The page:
There’s been a freight train of demand for Miquel Barceló’s work on the auction market. The New York Times reviews a pair of films dealing with Mali and revealing Barceló’s life there:
Mr. Barceló first started working in landlocked Mali in the 1980s and has since spent several months a year there, with the rest of his time split mostly between his native island of Majorca and a studio in Paris. While living in a Dogon village without electricity and running water, he has been learning and adapting many of the ancestral techniques used by the Dogon people in their own art, particularly involving clay. […]
The documentary, called “El Cuaderno de Barro” (The Clay Diaries), conveys the rapport that Mr. Barceló has developed with the local people, and the extent to which their artistry and storytelling traditions have influenced his work.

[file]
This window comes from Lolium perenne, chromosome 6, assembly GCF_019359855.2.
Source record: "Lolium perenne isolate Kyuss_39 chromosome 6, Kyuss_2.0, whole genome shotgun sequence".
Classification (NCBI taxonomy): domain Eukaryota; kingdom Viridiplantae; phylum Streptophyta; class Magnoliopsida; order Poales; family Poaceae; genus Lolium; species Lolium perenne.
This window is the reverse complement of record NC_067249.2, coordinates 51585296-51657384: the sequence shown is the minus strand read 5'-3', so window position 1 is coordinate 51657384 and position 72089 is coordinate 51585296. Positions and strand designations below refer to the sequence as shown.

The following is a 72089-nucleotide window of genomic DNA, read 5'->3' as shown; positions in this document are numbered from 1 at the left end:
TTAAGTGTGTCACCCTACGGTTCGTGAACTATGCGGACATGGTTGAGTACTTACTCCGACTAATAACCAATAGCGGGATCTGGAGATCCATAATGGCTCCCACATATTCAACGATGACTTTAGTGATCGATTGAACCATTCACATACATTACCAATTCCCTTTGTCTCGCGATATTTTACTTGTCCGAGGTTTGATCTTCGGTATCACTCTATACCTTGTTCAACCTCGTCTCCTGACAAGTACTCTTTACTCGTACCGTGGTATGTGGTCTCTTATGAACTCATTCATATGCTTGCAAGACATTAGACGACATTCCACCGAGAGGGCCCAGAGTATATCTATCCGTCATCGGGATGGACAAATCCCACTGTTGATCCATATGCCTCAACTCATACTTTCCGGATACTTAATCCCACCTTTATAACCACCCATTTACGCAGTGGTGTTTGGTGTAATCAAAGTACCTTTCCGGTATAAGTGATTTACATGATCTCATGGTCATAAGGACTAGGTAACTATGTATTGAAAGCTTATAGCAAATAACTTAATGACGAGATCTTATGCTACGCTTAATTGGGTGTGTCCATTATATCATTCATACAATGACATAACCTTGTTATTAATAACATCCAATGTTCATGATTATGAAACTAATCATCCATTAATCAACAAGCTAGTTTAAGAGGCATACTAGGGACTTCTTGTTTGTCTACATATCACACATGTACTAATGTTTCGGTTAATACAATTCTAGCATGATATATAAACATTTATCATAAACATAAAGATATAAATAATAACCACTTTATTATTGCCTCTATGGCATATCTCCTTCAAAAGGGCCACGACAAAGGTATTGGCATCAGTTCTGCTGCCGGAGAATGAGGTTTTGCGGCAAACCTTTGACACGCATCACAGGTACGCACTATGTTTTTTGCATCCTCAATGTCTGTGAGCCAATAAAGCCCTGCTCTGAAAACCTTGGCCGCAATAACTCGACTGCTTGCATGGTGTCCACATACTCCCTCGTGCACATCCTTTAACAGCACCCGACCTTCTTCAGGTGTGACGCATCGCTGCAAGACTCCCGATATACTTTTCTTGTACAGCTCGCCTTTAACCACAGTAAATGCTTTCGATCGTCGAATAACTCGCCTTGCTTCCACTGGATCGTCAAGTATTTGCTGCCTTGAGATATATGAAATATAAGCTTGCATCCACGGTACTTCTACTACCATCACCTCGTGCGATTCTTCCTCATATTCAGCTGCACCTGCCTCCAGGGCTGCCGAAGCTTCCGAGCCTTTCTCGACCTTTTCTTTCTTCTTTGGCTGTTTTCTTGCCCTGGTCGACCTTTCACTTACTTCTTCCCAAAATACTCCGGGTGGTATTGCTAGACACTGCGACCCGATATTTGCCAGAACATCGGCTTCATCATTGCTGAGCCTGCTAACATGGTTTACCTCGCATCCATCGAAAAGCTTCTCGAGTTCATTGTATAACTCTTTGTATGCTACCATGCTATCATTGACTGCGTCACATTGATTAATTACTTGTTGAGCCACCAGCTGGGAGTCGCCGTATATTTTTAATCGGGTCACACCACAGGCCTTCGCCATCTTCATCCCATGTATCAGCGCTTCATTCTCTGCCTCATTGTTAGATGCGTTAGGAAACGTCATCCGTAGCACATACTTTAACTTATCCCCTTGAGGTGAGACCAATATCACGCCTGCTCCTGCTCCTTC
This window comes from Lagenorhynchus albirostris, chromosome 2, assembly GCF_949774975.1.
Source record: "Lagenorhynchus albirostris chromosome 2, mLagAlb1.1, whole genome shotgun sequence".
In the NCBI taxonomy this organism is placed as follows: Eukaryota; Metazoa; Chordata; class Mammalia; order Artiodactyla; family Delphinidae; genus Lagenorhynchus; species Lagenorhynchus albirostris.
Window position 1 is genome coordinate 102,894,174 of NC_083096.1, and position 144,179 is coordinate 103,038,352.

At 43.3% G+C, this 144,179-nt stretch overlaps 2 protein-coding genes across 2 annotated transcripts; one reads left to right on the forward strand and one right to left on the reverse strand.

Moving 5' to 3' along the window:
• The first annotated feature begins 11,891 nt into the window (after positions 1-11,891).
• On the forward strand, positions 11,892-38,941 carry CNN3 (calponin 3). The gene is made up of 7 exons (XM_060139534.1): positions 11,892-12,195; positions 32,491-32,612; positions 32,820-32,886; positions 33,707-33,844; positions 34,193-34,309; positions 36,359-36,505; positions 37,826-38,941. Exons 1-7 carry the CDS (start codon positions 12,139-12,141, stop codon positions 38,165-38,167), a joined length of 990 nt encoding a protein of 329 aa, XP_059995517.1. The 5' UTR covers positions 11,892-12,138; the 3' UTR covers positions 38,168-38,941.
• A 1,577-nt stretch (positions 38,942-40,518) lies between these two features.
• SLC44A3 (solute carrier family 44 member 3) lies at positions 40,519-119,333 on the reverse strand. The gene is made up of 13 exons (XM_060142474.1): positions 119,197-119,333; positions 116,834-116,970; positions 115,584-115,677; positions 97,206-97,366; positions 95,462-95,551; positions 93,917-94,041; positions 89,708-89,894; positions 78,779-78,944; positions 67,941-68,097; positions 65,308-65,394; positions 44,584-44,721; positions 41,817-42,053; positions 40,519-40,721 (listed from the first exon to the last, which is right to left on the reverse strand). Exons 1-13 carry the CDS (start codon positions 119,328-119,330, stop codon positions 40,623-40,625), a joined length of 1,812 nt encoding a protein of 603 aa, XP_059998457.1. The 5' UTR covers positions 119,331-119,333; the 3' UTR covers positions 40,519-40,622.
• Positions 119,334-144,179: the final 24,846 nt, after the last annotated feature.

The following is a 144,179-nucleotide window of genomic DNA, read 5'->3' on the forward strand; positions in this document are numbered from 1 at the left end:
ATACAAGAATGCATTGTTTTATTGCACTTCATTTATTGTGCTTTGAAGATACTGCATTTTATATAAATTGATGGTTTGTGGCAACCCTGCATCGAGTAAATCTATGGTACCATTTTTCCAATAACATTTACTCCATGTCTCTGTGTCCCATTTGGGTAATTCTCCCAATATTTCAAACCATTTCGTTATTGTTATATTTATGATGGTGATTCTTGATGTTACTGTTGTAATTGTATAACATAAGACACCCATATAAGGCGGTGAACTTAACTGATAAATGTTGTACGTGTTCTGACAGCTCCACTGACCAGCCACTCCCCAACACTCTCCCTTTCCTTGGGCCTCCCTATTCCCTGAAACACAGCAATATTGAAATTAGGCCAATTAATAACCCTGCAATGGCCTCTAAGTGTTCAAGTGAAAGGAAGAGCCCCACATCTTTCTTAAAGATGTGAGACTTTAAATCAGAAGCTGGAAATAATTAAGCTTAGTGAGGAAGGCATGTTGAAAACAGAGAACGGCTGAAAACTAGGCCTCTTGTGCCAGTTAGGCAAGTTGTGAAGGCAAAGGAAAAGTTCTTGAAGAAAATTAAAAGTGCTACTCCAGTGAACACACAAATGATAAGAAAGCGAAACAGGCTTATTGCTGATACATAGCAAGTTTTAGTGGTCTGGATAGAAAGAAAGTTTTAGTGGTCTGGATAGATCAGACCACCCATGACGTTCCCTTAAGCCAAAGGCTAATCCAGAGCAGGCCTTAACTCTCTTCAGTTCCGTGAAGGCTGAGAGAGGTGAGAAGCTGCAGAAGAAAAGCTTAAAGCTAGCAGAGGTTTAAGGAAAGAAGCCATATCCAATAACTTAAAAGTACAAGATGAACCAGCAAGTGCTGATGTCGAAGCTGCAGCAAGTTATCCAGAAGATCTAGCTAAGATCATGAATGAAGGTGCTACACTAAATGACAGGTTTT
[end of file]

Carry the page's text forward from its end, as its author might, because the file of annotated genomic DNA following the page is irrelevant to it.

In the opening scene, Mr. Barceló is seen sharing a simple dinner with some of his Dogon friends, joking and arguing with them about whether fishermen used to catch dolphins in the Niger River that crosses Mali. […]
In the documentary, meanwhile, Mr. Barceló himself explains how he shifted his artistic focus and embraced clay, partly because painting proved too challenging in windy desert conditions and also because “for me, everything is an extension of painting.” While “using the Dogon techniques of 5,000 years ago,” Mr. Barceló discovered that “fresh clay keeps a memory,” also exploring the extent to which, working with clay, “you can re-do it all the time.”
Miquel Barceló’s African Adventure (New York Times)